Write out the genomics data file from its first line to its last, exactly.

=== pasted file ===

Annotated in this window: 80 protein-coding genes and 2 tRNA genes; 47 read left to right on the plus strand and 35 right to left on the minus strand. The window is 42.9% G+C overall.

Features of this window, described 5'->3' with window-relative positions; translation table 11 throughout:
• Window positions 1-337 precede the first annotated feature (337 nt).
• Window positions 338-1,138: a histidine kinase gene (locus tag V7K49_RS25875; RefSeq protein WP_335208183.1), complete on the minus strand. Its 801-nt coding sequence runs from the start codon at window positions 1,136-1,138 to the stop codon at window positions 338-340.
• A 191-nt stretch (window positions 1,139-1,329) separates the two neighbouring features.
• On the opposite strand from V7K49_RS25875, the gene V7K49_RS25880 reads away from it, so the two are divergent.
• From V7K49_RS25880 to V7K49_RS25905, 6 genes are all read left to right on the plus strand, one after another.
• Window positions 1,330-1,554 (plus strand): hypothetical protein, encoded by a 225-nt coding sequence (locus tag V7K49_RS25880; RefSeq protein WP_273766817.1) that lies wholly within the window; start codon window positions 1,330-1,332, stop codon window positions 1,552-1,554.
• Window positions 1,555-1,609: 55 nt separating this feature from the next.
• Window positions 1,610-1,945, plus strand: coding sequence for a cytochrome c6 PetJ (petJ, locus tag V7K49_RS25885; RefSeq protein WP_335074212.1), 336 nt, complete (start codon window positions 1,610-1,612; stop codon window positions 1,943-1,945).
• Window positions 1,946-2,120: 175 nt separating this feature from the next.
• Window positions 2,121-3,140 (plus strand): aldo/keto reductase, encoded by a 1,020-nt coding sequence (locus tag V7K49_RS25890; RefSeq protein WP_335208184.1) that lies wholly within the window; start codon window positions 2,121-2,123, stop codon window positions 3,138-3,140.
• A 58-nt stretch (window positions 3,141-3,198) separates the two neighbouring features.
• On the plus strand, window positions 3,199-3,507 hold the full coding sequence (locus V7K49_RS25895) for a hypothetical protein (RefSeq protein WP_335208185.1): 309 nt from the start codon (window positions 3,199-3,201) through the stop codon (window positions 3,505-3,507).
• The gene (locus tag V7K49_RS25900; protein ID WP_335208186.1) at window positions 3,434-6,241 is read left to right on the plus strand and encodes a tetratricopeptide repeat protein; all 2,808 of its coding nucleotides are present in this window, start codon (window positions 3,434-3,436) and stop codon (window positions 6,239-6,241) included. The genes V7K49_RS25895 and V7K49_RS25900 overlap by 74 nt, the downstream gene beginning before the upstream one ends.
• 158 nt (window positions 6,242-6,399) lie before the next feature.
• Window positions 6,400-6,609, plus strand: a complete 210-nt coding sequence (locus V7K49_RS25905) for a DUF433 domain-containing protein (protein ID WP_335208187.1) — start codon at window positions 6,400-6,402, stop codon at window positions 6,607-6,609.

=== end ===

Annotated in this window: 80 protein-coding genes and 2 tRNA genes; 47 read left to right on the plus strand and 35 right to left on the minus strand. The window is 42.9% G+C overall.

Features of this window, described 5'->3' with window-relative positions; translation table 11 throughout:
• Window positions 1-337 precede the first annotated feature (337 nt).
• Window positions 338-1,138: a histidine kinase gene (locus tag V7K49_RS25875; RefSeq protein WP_335208183.1), complete on the minus strand. Its 801-nt coding sequence runs from the start codon at window positions 1,136-1,138 to the stop codon at window positions 338-340.
• A 191-nt stretch (window positions 1,139-1,329) separates the two neighbouring features.
• On the opposite strand from V7K49_RS25875, the gene V7K49_RS25880 reads away from it, so the two are divergent.
• From V7K49_RS25880 to V7K49_RS25905, 6 genes are all read left to right on the plus strand, one after another.
• Window positions 1,330-1,554 (plus strand): hypothetical protein, encoded by a 225-nt coding sequence (locus tag V7K49_RS25880; RefSeq protein WP_273766817.1) that lies wholly within the window; start codon window positions 1,330-1,332, stop codon window positions 1,552-1,554.
• Window positions 1,555-1,609: 55 nt separating this feature from the next.
• Window positions 1,610-1,945, plus strand: coding sequence for a cytochrome c6 PetJ (petJ, locus tag V7K49_RS25885; RefSeq protein WP_335074212.1), 336 nt, complete (start codon window positions 1,610-1,612; stop codon window positions 1,943-1,945).
• Window positions 1,946-2,120: 175 nt separating this feature from the next.
• Window positions 2,121-3,140 (plus strand): aldo/keto reductase, encoded by a 1,020-nt coding sequence (locus tag V7K49_RS25890; RefSeq protein WP_335208184.1) that lies wholly within the window; start codon window positions 2,121-2,123, stop codon window positions 3,138-3,140.
• A 58-nt stretch (window positions 3,141-3,198) separates the two neighbouring features.
• On the plus strand, window positions 3,199-3,507 hold the full coding sequence (locus V7K49_RS25895) for a hypothetical protein (RefSeq protein WP_335208185.1): 309 nt from the start codon (window positions 3,199-3,201) through the stop codon (window positions 3,505-3,507).
• The gene (locus tag V7K49_RS25900; protein ID WP_335208186.1) at window positions 3,434-6,241 is read left to right on the plus strand and encodes a tetratricopeptide repeat protein; all 2,808 of its coding nucleotides are present in this window, start codon (window positions 3,434-3,436) and stop codon (window positions 6,239-6,241) included. The genes V7K49_RS25895 and V7K49_RS25900 overlap by 74 nt, the downstream gene beginning before the upstream one ends.
• 158 nt (window positions 6,242-6,399) lie before the next feature.
• Window positions 6,400-6,609, plus strand: a complete 210-nt coding sequence (locus V7K49_RS25905) for a DUF433 domain-containing protein (protein ID WP_335208187.1) — start codon at window positions 6,400-6,402, stop codon at window positions 6,607-6,609.